The ‘dark matter’ of ubiquitin-mediated processes: using multiple approaches to investigate ubiquitin recognition

Radley, Elizabeth H. (2020) The ‘dark matter’ of ubiquitin-mediated processes: using multiple approaches to investigate ubiquitin recognition. PhD thesis, University of Nottingham.

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Post-translational ubiquitin modification of target proteins acts to regulate a diverse range of cellular processes, many of which are biomedically relevant. To allow this diversity ubiquitin modifications exhibit remarkable complexity, determined by a combination of polyubiquitin chain length, linkage type, numbers of ubiquitin chains per target, and decoration of ubiquitin with other small modifiers. This ubiquitination complexity is interpreted through selective recognition by ubiquitin-binding domains (UBDs). However, there is a notable mismatch between the number of ubiquitin-mediated processes, specific (poly)ubiquitin signal variations, and functionally-verified endogenous UBDs.

This led to the hypothesis that many endogenous UBDs have been overlooked and that there exist additional layers to specific ubiquitin recognition yet to be discovered. To test this hypothesis three main approaches are presented; bioinformatic review and analysis, high throughput Phage Display, and biochemical (proteomic) approaches, towards the identification of previously overlooked UBDs.

Firstly, a comprehensive bioinformatic overview of the variety of UBDs and their classifications was conducted resulting in up to date, human specific and, where possible, functionally-verified SLiMs for the identification of new UBDs. Secondly, Phage Display was used to pan a randomised peptide library against wildtype-, phosphomimetic- and phosphoubiquitin with Next-Generation Sequencing (NGS) employed to suggest novel artificial ubiquitin-binding peptides. Despite encouraging initial results candidate peptides could not be functionally validated as ubiquitin-binding through protein NMR spectroscopy. Finally, biochemical approaches with ubiquitin-affinity chromatography, LC-MS/MS identification and validation by protein NMR were used to uncover previously unidentified ubiquitin-binding proteins.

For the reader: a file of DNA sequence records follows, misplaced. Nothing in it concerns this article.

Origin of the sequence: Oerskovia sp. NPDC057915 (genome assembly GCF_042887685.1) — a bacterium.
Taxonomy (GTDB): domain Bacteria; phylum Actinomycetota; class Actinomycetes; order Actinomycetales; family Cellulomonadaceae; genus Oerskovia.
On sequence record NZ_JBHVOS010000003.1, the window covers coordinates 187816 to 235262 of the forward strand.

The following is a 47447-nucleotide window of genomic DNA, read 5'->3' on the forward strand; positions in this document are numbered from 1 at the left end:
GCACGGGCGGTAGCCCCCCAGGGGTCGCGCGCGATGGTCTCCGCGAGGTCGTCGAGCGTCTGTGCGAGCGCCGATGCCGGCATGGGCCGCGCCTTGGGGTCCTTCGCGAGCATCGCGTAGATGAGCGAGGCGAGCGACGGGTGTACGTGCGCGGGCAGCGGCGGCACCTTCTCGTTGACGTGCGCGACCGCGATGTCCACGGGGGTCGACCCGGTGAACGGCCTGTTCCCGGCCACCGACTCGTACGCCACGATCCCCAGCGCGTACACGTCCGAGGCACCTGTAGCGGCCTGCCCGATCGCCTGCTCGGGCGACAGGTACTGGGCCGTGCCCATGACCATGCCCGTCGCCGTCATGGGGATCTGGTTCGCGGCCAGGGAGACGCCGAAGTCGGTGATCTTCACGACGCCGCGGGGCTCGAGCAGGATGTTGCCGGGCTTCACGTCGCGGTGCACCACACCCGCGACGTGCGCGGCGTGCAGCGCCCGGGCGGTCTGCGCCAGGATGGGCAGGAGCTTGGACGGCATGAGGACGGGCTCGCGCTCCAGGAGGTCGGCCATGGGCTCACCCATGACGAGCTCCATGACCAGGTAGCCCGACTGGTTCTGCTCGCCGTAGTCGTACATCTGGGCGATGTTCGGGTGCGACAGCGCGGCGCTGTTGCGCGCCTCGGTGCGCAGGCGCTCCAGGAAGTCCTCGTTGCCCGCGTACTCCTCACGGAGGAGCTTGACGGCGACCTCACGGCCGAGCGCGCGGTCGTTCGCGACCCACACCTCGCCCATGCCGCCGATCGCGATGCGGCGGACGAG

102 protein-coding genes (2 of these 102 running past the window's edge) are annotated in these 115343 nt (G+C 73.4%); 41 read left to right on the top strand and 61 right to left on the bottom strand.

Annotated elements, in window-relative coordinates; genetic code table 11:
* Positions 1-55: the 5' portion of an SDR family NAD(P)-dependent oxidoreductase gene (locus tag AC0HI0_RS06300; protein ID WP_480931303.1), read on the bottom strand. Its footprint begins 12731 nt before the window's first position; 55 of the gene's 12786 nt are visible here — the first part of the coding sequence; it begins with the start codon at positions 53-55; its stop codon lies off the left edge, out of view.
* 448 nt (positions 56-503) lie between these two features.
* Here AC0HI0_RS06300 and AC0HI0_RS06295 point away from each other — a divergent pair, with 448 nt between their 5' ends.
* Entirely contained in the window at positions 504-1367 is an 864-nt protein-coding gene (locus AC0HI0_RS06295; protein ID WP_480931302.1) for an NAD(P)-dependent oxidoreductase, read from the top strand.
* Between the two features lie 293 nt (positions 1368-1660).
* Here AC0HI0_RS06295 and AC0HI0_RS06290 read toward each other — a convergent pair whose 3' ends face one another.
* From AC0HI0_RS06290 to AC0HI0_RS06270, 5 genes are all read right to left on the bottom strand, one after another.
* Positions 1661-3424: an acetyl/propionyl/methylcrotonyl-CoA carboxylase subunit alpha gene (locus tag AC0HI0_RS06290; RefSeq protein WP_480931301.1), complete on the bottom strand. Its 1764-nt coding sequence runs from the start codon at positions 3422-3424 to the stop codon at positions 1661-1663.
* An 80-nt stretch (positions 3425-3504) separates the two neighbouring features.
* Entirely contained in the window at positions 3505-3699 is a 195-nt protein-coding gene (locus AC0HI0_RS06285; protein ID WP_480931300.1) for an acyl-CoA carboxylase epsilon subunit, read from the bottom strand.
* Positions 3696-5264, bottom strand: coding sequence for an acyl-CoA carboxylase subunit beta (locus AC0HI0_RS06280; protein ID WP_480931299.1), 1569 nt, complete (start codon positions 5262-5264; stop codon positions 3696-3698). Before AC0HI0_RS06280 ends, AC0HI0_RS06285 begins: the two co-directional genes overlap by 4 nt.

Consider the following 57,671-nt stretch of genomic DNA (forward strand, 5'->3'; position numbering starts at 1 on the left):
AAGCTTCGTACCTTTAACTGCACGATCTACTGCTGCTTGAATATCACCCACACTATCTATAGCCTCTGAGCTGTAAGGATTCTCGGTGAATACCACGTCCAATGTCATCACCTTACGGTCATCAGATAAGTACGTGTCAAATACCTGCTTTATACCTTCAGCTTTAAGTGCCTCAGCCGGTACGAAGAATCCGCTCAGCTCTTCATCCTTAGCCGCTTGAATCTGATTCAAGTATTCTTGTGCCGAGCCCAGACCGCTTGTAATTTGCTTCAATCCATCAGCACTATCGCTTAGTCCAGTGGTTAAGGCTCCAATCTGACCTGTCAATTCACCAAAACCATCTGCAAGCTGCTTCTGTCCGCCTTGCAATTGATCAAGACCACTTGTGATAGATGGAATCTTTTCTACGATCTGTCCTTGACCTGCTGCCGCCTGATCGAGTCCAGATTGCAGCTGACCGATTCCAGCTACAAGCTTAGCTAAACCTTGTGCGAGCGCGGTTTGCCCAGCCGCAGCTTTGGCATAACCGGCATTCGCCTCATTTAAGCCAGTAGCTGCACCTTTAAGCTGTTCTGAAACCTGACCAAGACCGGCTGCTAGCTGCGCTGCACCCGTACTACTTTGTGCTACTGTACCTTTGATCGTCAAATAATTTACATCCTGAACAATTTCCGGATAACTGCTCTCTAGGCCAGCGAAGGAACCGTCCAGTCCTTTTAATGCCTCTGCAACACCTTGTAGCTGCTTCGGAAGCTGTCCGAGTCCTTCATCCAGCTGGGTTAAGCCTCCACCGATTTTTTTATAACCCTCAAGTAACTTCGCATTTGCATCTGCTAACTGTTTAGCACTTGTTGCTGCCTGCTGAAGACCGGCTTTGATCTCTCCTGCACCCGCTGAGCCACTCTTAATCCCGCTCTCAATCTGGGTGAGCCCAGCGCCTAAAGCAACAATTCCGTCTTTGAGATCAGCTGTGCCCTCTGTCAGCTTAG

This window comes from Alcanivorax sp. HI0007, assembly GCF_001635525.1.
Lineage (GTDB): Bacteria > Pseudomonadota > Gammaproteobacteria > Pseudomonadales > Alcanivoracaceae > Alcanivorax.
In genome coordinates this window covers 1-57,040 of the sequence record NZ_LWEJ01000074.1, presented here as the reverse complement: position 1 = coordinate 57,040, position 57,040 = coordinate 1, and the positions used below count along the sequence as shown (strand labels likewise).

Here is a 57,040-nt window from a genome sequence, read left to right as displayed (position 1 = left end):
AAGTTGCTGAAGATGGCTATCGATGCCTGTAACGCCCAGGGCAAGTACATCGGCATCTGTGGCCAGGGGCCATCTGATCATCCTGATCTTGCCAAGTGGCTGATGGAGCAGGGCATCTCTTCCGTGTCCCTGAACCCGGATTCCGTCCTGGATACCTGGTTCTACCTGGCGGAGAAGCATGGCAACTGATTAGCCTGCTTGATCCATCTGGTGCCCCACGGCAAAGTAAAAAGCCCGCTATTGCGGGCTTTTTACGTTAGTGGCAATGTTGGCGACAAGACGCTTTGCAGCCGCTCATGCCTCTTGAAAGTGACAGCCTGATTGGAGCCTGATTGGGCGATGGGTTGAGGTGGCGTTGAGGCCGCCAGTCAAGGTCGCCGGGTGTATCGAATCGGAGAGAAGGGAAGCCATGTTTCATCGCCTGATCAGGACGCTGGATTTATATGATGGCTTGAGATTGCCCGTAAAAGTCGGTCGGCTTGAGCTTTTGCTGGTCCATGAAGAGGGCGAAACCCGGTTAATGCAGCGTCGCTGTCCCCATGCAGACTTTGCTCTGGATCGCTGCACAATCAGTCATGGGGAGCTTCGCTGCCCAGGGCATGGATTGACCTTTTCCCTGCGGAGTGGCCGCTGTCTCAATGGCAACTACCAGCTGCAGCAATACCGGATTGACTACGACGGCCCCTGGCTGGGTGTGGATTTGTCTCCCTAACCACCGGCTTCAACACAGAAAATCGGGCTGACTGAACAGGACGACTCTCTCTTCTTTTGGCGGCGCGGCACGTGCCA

This multi-discipline approach led to the identification of a novel ubiquitin-binding protein, peflin. This protein did not contain any known UBD, suggesting the presence of a candidate novel UBD. As peflin is a calcium-binding penta-EF hand protein the effect of calcium on the peflin-ubiquitin interaction was investigated. Initial results indicated that calcium potentiated the interaction, providing evidence for the first known example of calcium and ubiquitin signal integration within a ubiquitin-recognition protein. Unexpectedly, ubiquitin was also found to respond to physiologically relevant calcium concentrations in the absence of any protein ligand. It was speculated that this could act to tailor ubiquitin signals in high calcium cell compartments for signal localisation. This preliminary data can be contextualised with recent reports of alternative ubiquitin conformational states and previous instances of ubiquitin binding to other divalent metal cations. Taken together, the concepts discussed here work towards the identification of new UBDs which may represent the ‘dark matter’ of the ubiquitin system.

Item Type: Thesis (University of Nottingham only) (PhD)
Supervisors: Layfield, Robert
Searle, Mark
Keywords: Ubiquitin, ubiquitin-binding domain, molecular biology, peflin
Subjects: Q Science > QP Physiology > QP501 Animal biochemistry
Faculties/Schools: UK Campuses > Faculty of Medicine and Health Sciences > School of Life Sciences
Item ID: 59952
Depositing User: Radley, Elizabeth
Date Deposited: 27 Sep 2023 08:12
Last Modified: 27 Sep 2023 08:12

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